Thinking of our specific example of Parkinson’s disease, I am convinced that technical advances can do the same for patients in the developing world. Patients around the globe could receive expert follow-up, support, monitoring and coaching just as Judy does, via devices. In this way, Parkinson’s disease globally could be treated so much more effectively, for a fraction of the cost we would expect today. It would transform lives for these hard-to-reach patients.

I realize what I am talking about is a major disruption to the current state of play. As I see it, the two biggest stumbling blocks to progress are the regulatory system and the economics currently ruling the medical establishment. We live in a world where information and communication can fly around the globe without hindrance. But, alas, we also live in a world where entrenched systems mean that medical records are still transmitted by fax machine.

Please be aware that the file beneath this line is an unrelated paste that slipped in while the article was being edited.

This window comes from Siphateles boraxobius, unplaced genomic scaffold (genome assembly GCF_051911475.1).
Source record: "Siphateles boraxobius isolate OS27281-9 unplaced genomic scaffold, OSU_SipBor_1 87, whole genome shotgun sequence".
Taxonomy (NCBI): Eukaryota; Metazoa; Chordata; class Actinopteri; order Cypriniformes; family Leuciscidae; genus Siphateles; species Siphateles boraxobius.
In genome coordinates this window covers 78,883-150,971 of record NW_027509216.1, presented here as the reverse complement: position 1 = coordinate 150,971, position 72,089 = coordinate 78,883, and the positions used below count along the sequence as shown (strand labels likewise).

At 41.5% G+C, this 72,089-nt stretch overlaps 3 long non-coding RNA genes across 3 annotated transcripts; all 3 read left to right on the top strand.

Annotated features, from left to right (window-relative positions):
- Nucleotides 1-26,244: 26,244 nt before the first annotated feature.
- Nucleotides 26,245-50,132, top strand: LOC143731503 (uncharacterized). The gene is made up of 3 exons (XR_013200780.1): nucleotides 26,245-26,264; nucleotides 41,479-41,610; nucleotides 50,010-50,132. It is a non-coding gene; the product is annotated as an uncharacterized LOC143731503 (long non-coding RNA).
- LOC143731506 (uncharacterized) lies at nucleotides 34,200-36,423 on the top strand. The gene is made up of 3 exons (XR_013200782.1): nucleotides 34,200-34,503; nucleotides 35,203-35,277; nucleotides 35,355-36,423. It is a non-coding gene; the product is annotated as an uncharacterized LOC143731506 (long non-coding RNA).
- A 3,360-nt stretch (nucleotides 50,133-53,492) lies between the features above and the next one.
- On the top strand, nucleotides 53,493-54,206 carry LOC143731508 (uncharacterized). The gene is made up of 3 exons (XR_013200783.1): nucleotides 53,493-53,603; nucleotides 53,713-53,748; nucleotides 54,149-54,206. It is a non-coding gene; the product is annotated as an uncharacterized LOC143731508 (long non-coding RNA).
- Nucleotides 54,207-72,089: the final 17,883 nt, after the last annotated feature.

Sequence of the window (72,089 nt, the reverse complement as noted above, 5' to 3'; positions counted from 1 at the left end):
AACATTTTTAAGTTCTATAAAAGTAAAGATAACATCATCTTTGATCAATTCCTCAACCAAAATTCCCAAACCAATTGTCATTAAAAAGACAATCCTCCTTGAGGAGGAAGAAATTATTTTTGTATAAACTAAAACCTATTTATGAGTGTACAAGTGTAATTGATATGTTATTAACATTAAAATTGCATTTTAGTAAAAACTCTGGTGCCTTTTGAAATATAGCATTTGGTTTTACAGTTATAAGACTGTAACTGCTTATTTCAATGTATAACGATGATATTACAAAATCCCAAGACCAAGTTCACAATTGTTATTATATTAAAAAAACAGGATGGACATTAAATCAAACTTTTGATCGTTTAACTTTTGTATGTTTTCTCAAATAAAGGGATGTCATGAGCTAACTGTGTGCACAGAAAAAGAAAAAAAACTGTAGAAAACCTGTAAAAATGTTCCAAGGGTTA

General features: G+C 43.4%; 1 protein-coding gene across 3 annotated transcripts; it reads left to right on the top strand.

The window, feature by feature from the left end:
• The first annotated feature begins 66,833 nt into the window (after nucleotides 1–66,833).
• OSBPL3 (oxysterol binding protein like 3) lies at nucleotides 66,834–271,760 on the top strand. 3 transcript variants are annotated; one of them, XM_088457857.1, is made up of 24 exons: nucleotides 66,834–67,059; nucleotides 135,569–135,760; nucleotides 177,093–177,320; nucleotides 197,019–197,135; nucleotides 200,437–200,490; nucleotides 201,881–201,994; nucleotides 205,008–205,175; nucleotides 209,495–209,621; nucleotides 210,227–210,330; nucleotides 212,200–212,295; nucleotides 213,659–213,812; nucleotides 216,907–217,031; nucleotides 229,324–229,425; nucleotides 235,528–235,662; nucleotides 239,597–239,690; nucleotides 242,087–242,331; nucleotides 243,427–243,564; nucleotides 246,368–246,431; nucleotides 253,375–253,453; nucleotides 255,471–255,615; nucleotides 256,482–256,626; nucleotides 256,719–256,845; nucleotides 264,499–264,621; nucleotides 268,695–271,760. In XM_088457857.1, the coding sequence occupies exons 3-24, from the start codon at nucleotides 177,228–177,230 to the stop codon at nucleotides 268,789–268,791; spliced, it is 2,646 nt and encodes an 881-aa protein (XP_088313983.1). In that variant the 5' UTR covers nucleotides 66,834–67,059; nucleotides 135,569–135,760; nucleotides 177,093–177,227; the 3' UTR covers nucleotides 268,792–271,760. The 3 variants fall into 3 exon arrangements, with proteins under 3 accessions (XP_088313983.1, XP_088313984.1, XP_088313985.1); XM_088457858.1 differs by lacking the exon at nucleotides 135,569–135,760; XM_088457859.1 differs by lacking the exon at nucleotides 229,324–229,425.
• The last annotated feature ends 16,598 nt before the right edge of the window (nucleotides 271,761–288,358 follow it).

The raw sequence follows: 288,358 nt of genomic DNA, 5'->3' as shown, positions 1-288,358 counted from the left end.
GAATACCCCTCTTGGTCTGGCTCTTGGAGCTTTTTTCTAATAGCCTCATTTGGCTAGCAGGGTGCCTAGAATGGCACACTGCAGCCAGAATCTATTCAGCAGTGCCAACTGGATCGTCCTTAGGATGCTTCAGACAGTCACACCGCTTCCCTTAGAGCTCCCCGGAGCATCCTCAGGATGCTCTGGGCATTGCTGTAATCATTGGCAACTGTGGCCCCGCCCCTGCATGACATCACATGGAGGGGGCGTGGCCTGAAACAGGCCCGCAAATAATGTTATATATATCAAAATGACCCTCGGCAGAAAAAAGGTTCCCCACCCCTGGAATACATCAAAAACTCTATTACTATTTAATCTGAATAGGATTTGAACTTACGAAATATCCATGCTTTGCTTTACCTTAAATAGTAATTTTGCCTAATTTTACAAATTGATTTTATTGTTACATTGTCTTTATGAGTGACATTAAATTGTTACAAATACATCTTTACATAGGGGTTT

Today, the economic drivers to improve treatment are stifled and the glacial pace of regulation means that a simple development in therapy can take years, if not decades, to move from idea to implementation. But think of the change that could be possible with a true partnership of medical device engineers, surgeons, nurses, hospitals and drug companies, all working together. If we could achieve a global ecosystem for medical care, harnessing the power of digital learning and communication, so many more patients could be helped better and sooner. The question is, what are we waiting for?

Dr.Ashwini Sharan was interviewed by Rahul Sathe, Vice President Surgical Innovation Cambridge Consultants

Author
Rahul Sathe
Vice President Surgical Innovation, Cambridge Consultants